For those who take interest in how Mormonism is portrayed in the public media, Viper on the Hearth is a stimulating read. On one level, it is perhaps the most detailed and sophisticated study to date of patterns of representation in nineteenth-century anti-Mormonism moving beyond a mere recitation of the already well-documented “proclivity to depict the Mormons as a violent and peculiar people.” Its novelty lies in its explanation of the origins of anti-Mormon literature, with implications down to the present day.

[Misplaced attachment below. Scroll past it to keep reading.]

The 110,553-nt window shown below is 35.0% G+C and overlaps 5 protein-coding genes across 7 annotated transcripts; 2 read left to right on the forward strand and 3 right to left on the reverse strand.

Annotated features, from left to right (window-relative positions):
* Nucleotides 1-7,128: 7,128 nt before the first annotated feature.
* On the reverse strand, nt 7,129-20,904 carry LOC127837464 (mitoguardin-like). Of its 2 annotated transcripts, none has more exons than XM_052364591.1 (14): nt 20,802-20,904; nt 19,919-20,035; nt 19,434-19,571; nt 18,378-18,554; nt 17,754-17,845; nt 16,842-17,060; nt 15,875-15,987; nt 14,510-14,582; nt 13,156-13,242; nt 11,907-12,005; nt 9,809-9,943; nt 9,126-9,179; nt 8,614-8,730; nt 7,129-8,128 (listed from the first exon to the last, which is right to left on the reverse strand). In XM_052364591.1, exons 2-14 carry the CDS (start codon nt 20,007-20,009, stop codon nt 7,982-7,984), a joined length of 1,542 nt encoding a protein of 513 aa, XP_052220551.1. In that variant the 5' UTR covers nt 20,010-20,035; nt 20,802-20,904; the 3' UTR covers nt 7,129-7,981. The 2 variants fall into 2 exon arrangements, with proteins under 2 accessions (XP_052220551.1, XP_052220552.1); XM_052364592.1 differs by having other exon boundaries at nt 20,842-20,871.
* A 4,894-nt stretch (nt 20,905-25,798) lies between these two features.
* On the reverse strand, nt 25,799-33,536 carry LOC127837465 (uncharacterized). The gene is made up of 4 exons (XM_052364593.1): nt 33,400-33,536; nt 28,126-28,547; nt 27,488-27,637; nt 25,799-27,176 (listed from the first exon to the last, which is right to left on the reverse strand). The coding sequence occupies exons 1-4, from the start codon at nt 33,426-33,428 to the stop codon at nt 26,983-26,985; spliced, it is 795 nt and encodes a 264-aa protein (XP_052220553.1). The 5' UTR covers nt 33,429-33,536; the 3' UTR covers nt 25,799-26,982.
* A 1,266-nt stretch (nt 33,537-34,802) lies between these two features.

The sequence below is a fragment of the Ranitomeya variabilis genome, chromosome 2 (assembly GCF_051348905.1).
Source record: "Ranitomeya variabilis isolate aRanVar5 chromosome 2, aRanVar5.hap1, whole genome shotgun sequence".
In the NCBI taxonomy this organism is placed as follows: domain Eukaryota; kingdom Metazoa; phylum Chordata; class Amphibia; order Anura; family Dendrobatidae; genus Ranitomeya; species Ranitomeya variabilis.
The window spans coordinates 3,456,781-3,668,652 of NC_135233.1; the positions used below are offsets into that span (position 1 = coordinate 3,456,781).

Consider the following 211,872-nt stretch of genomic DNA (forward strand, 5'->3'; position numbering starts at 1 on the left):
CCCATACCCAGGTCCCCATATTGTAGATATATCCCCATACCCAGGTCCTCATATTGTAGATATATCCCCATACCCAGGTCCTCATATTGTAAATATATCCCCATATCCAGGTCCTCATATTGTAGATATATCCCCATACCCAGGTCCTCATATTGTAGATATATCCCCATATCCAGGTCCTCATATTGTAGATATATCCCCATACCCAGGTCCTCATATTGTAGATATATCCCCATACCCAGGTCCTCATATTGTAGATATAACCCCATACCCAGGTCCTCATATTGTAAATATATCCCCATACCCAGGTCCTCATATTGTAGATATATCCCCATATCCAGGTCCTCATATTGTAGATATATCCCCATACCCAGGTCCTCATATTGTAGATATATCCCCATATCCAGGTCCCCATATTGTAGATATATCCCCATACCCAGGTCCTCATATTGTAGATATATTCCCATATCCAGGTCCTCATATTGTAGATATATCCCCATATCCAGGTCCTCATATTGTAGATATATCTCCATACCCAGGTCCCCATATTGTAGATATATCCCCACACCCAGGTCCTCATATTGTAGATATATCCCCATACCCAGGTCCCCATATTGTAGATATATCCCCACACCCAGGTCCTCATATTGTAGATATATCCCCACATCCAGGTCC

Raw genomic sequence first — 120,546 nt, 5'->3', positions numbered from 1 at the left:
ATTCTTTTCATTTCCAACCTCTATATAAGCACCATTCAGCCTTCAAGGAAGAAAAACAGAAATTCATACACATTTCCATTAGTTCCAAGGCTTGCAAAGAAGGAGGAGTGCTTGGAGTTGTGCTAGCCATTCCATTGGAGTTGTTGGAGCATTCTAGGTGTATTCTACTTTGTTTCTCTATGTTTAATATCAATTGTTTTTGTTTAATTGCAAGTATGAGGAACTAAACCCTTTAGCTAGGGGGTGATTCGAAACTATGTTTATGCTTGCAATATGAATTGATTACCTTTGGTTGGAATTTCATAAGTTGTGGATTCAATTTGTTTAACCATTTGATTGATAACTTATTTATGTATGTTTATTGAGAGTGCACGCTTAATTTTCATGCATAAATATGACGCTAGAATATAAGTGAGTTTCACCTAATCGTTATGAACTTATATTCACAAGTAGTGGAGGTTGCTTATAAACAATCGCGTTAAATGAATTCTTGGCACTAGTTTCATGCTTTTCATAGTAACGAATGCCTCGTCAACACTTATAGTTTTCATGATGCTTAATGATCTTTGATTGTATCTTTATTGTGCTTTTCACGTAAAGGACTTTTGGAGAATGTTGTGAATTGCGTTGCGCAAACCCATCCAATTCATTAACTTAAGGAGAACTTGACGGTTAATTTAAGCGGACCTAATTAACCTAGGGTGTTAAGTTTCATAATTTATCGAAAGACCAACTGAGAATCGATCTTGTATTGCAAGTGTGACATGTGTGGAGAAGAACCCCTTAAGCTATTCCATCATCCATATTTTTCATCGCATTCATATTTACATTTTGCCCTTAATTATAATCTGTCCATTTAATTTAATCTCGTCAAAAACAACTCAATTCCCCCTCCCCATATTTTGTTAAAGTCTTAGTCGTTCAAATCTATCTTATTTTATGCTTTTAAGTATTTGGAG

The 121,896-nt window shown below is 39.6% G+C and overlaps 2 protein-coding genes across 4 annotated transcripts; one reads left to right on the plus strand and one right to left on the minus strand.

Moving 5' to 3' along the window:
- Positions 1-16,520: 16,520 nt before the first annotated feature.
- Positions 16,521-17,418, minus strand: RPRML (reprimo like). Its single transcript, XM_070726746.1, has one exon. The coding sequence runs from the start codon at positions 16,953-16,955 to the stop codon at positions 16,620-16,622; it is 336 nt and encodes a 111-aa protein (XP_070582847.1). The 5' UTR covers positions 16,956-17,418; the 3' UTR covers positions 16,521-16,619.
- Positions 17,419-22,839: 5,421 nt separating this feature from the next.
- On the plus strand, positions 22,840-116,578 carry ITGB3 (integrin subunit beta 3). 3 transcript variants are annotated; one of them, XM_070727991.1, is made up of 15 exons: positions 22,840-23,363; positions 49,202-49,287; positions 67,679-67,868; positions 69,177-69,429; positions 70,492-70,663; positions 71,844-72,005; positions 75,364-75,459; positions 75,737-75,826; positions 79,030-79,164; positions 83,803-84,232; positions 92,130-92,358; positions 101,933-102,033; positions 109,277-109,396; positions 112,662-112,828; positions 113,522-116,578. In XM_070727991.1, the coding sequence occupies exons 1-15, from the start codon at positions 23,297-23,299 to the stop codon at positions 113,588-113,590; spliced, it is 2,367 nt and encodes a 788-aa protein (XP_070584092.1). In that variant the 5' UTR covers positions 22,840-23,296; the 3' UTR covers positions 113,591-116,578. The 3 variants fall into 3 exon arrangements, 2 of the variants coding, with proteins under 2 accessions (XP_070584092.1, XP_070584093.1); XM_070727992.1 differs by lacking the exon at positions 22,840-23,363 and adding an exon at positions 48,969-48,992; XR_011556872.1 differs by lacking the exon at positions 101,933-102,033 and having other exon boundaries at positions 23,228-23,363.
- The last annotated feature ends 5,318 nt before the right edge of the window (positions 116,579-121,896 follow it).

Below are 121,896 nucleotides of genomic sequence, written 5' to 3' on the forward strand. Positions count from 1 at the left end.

Author Terryl Givens’s argument is that in nineteenth-century America “the pressures of pluralism made it desirable to cast the objectionability of Mormonism in nonreligious terms.” The rootedness of religious tolerance in America’s ideological mythology made it virtually impossible to extirpate a religion from the body politic. Thus, the Mormon “other” had to be constructed in such a way that its persecution was a manifestation of patriotism rather than bigotry. In this way, specious claims about Mormonism being a social and political threat were reified.